by | Jul 1, 2021

Your company may be offering employees a hybrid work arrangement post-Covid, with flexibility in terms of working some days in the office and some from home. That’s become a well-accepted given for recruiting and retention. (For insights on ongoing remote work, see this Forbes article.)

But many CEOs and executive leaders also appreciate the many advantages to having employees spend time in the office, from bridging functional silos to innovative collaboration. Here are five ideas for ways to encourage employees to show up on site:


Help employees overcome any initial reluctance to return to the office by giving them a meaningful reason to come in. You might consider hosting an onsite volunteer activity, like a corporate meal-packing event that doubles as a team-building activity. You could gather employees at the office to stuff backpacks with school supplies or or build bikes for kids in foster care with Together We Rise. Or groups like the Outreach Program and Rise Against Hunger will bring in bulk quantities of dry goods that teams of employees can pack assembly-line fashion into meal kits for the homeless or disaster areas.


Get those office fitness centers reopened and maybe add some new reasons for employees to plan a workout there. That could be yoga classes, a fitness competition, group training for an upcoming corporate race or walk for charity. Or add some exciting new exercise equipment that employees will be excited about. Peloton’s new corporate wellness program is a great way to engage employees, whether the company helps make the home equipment and memberships more affordable or adds Peloton bikes and treads to the corporate gyms. After many months of home exercise, employees might be in the mood for a new routine or the chance to work out with others again.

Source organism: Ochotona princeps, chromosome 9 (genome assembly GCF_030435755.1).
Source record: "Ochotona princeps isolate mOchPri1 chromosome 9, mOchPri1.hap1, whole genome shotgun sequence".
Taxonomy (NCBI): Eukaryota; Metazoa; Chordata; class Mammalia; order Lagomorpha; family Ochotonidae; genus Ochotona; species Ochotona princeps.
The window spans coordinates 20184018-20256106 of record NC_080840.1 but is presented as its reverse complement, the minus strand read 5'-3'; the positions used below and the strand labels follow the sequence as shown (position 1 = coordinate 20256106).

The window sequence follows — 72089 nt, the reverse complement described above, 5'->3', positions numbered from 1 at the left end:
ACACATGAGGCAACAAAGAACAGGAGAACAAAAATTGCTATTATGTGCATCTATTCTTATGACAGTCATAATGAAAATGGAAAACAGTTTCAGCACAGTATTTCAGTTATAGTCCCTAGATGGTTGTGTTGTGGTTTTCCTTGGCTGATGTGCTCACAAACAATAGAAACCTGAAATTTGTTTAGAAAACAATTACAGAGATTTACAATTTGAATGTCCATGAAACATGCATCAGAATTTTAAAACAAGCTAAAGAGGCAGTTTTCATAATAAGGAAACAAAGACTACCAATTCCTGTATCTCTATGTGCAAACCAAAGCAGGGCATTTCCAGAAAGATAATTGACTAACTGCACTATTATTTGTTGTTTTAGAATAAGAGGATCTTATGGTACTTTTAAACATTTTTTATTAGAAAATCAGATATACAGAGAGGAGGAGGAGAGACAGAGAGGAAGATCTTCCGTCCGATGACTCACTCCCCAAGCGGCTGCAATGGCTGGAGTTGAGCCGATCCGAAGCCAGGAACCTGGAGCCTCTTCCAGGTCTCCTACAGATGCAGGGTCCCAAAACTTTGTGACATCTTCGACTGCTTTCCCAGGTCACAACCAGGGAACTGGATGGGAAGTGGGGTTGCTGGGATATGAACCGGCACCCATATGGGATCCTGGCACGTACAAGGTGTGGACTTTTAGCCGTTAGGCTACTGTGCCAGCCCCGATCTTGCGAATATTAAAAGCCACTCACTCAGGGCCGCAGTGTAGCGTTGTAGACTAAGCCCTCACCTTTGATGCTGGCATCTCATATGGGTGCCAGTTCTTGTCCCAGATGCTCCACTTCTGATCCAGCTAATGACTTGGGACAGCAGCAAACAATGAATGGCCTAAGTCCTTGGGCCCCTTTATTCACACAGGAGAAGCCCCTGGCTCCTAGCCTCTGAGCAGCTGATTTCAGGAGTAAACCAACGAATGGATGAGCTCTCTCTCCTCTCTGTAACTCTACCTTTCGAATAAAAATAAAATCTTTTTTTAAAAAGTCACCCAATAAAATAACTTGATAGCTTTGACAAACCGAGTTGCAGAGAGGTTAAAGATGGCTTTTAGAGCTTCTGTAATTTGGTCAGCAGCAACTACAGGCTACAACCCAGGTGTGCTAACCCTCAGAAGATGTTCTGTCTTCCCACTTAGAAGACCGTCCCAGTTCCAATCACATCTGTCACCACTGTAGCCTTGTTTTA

In Tribe’s national employee survey on remote work, one of the things respondents said they missed was the chance to be visible to management. You might think about hosting a weekly get together with one or more members of the leadership team that’s open to any employees working in the office that day. You could frame the events around a certain topic that employees would like to know more about, structure it as a Q&A session, or just serve coffee and doughnuts and let people mingle.


Your employee resource groups have likely been quiet, if not inactive, during the pandemic. You might encourage them to host on-site events or activities. The LGBTQ+ ERG might host an on-site fundraiser to support a trans youth organization; the women’s ERG might have a speaker come in to discuss how the pandemic has impacted female professionals’ career tracks; the African-American professionals ERG could hold a round table on Black Lives Matter. Give employees a reason to get together at the office around causes or issues they’re passionate about.


Don’t underestimate the power of food, preferably free food. Provide a catered breakfast in all the break rooms on certain days of the week. Pick one day a week to have a handful of food trucks show up on site. Spring for a weekly happy hour juice bar. Or even a real happy hour with beer and wine on one Friday each month. Food gives people a reason to show up, and then keeps them around long enough to talk with colleagues. After the pandemic, many employees are eager to see their work friends again — and to make new ones.

Interested in strengthening in-office engagement? Tribe can help.

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